FIRST DAY ON SET "[For] the dinner scene in that episode, we were all at the Pierce mansion — the eight Pierces and the eight Roys. It was continuous, everyone was ad-libbing the entire time. The script supervisor would call out someone's name, and that's when they knew that the next little bit of dialogue was being filmed. We never stopped ad-libbing during all the takes. Jeremy Strong had done this research, and he was talking to me and would say things like, 'When you come through the door to the left, that's a Sargent [painting], isn't it?' And I would say, 'It is a Sargent.' And then he would say, 'Well, I was strolling in the garden and I saw this beautiful sculpture, is that actually a Henry Moore?' And I would say, 'It is, I'm so astonished that you know these things,' and he would say, 'Well, we spent a great deal of time in England and my mother's on the board of the Tate Modern.' And he was just bullshitting! My mouth was to the floor because he was brown­nosing me like you cannot believe. Holly [Hunter] was in between the two of us and we were pinching each other under the table practically because we were so delighted by Jeremy's ability to bullshit. I'm sure he'd been at his computer all afternoon coming up with all these references that he could use to butter me up."

  • Mindy Kaling

    Kaling reunites with frequent collaborator Reese Witherspoon to play Audra, an anchor at a rival program to Morning Show, hosted by anchors Jennifer Aniston, Witherspoon and Steve Carell. Audra smells blood in the water after Mitch Kessler's (Carell) sexual harassment scandal and uses it as an opening for a face-off with Aniston and, later, to try to convince another reporter to jump ship.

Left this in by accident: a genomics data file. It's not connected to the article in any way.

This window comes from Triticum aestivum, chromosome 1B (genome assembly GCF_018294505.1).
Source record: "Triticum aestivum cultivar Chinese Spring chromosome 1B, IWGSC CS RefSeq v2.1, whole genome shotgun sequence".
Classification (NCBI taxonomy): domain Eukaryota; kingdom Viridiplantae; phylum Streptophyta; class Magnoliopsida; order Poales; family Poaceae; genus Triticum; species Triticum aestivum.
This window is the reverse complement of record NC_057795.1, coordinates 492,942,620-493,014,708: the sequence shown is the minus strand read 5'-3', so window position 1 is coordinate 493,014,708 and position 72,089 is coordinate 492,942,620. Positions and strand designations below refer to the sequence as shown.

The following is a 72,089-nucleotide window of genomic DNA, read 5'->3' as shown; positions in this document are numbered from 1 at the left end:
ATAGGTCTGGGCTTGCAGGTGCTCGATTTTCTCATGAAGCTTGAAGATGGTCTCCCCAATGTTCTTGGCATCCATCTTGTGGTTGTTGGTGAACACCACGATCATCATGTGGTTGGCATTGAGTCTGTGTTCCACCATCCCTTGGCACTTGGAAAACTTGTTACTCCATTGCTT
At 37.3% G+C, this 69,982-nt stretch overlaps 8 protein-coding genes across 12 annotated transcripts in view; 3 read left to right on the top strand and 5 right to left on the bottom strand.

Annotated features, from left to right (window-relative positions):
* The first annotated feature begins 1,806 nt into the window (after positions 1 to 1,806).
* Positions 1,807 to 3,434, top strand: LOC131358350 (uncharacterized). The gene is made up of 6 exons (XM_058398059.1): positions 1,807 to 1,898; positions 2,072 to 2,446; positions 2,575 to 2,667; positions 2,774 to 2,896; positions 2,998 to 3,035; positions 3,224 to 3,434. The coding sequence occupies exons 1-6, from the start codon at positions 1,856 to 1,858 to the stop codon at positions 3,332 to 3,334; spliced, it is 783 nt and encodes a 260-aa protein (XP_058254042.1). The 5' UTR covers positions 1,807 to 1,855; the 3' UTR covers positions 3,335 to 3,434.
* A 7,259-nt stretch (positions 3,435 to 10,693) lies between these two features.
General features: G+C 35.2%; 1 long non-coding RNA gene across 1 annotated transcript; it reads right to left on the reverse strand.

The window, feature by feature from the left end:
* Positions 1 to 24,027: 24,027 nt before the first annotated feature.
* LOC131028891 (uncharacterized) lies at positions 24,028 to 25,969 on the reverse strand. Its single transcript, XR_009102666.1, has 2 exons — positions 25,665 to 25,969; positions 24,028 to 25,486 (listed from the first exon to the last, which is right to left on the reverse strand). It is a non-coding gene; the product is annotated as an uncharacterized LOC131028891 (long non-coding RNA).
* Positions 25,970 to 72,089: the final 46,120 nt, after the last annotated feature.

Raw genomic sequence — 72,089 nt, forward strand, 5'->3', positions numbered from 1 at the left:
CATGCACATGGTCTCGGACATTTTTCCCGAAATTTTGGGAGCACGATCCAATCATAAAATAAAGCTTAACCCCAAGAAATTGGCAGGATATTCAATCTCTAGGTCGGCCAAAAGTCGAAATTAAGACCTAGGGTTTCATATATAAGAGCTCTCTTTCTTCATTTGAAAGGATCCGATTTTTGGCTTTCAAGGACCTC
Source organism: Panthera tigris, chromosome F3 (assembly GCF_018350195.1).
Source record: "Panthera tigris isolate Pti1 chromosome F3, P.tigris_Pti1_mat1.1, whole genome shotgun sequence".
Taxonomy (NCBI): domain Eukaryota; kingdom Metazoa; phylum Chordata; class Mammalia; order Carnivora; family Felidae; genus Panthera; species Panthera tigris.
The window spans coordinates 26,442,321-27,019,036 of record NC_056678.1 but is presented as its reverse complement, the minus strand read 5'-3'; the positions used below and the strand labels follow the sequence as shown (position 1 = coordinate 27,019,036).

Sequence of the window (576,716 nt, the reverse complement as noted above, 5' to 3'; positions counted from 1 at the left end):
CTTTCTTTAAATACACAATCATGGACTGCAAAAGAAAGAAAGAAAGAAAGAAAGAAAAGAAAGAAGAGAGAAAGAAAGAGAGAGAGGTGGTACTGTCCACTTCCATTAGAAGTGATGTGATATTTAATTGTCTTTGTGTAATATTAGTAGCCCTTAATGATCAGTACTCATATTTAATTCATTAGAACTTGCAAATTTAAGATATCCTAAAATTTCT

FINDING THE CHARACTER "I had a scene with Jen [Aniston]. I had a couple of long monologue scenes, but I have a scene where I'm taunting Jen in the bathroom after the scandal happened, and even though it was only a very short scene where I'm pretending to feel bad for her, I felt fully realized in that scene. If you're a competitive co-anchor who feels so comfortable in your skin that you can bully Jennifer Aniston's character in a public bathroom, I feel like you're really confident.

    "When I was trying to poach Desean [Terry]'s character, those scenes were great, I felt really in command of it. I felt the storyline of the woman of color trying to poach the man of color from the show because people weren't treating him with the respect he deserved. That was a really unusual and powerful storyline, and I was excited to have it. A lot of my performance came from Mario Lopez, who I absolutely love. He is just so good at what he does — a mix of Mario Lopez and Savannah Guthrie, because they both have great senses of humor and are just so watchable."

  • Luke Kirby

    In a rare three-season guest run, Kirby returns as comedian Lenny Bruce, who continues to be in Midge's (Rachel Brosnahan) orbit as she launches her stand-up career. This season found both Bruce and Midge on the comedy circuit in Miami as he serves as a mentor, of sorts, while she works on her routine.